There is a port to Nokia Maemo devices called Conboy, and a work-in-progress port for Android devices called Tomdroid. I’m not sure how people are syncing their notes for that.

I do know that Conduit has support for syncing Tomboy notes with various online services and handheld devices.

Lastly, we’re currently working on a free web service called Tomboy Online. Once released, you’ll be able to sync all your computers with your account on Tomboy Online, and view your notes from any web browser. We’re hoping to release it within a month, but it’s hard to predict. It will be supported by Conboy and Tomdroid.

Sorry for the long post, just trying to help answer your questions about Tomboy. Feel free to let me know if you have any more.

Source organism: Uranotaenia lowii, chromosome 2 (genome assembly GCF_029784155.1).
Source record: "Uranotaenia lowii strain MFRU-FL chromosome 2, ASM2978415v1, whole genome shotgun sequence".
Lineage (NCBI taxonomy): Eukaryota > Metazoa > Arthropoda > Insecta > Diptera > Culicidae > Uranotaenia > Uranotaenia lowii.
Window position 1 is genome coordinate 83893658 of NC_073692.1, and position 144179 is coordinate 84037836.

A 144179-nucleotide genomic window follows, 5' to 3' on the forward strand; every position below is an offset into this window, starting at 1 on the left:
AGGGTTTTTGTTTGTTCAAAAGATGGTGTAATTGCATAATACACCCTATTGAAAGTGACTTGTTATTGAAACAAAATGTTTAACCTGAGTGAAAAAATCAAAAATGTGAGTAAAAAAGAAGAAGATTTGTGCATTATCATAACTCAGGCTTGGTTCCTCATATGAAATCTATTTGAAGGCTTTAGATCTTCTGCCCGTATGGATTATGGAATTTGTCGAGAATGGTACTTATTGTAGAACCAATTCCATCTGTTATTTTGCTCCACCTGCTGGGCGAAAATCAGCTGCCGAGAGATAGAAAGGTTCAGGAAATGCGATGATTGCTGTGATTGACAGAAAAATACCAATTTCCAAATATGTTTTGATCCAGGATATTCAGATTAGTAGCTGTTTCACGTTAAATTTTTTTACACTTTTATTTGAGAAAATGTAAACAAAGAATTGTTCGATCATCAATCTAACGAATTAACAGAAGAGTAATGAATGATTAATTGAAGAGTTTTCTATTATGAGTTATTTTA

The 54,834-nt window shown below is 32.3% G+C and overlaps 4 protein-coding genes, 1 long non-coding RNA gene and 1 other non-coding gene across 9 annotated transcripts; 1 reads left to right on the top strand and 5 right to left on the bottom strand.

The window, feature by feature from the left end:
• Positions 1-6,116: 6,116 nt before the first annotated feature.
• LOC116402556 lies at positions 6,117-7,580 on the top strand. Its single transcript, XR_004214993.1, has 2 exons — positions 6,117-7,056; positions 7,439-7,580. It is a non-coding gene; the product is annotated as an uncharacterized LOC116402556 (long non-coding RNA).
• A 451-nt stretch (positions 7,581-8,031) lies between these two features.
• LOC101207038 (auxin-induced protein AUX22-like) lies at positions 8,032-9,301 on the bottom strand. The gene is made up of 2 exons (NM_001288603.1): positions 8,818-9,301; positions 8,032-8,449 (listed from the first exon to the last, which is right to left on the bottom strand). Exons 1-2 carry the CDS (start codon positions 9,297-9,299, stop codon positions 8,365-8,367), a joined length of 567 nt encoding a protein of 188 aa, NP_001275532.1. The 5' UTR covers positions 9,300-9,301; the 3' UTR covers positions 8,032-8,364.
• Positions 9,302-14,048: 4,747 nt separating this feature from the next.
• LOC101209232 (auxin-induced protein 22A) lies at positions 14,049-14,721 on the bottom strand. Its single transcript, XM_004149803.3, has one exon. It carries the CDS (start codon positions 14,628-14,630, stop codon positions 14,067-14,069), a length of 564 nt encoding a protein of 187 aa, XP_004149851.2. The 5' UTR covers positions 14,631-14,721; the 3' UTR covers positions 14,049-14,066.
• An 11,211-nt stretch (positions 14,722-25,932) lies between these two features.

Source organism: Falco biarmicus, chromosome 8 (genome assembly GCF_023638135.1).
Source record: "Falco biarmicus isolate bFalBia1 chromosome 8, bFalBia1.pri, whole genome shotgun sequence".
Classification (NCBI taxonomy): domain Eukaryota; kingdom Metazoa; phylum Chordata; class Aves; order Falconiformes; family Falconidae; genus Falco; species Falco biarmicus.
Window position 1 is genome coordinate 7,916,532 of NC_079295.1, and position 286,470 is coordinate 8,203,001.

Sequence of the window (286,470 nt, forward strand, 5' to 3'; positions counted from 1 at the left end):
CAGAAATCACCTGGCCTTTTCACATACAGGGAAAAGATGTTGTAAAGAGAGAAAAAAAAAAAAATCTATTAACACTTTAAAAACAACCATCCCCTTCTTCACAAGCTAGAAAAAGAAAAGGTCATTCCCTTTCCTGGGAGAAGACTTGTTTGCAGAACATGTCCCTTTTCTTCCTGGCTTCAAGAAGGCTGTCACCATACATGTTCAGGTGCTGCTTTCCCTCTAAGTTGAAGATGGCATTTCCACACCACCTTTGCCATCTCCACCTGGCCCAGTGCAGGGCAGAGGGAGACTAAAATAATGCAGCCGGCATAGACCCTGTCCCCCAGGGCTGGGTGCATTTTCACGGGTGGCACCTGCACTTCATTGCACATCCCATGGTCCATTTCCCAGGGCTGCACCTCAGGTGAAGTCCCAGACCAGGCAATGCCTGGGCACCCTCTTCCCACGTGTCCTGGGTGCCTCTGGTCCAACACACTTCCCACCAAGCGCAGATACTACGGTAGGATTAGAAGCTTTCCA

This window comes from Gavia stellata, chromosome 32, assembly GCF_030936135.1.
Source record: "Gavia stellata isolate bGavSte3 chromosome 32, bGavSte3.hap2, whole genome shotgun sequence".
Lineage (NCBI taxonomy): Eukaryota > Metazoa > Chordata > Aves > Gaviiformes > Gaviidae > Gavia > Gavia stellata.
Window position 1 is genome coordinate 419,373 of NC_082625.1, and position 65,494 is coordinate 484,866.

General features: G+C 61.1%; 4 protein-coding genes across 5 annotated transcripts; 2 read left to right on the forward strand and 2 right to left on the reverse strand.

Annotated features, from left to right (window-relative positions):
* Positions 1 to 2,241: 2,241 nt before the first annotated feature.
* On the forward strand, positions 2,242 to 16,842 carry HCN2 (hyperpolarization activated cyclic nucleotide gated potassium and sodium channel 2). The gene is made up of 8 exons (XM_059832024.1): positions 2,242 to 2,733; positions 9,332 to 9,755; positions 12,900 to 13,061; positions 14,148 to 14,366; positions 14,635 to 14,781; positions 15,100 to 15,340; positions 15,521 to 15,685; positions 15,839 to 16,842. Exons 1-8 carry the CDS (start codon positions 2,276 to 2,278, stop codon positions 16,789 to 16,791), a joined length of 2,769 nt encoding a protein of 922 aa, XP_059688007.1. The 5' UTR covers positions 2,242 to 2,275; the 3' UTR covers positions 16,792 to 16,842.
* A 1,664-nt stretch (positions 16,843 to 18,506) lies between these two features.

And best of luck with whatever solution you choose. :slight_smile: Luckily, there are a lot of good note-taking tools on Linux (Zim is another popular one you might check out).

Sanford,

thanks for taking time to reply to my post, your commends on Tomboy were very informative, and I have to admit that I was completely unaware of the great features it offers! :wink: Will definitely trying it out. I believe finding the ‘right kind of application’ for what I intend to do requires a bit of experimenting, and getting inspired, by various applications anyway.

Since I already got you on the line, so to speak: Does Tomboy have exporting functionality? What format(s) does it export to?

And if you don’t mind me asking, how does it organize data / entries internationally? Some sort of tagged database? (I’m not a computer engineer, but am nevertheless a curious user … :wink: )

(Zim is another popular one you might check out).

Thanks for the tip, never heard of it before and will take a look!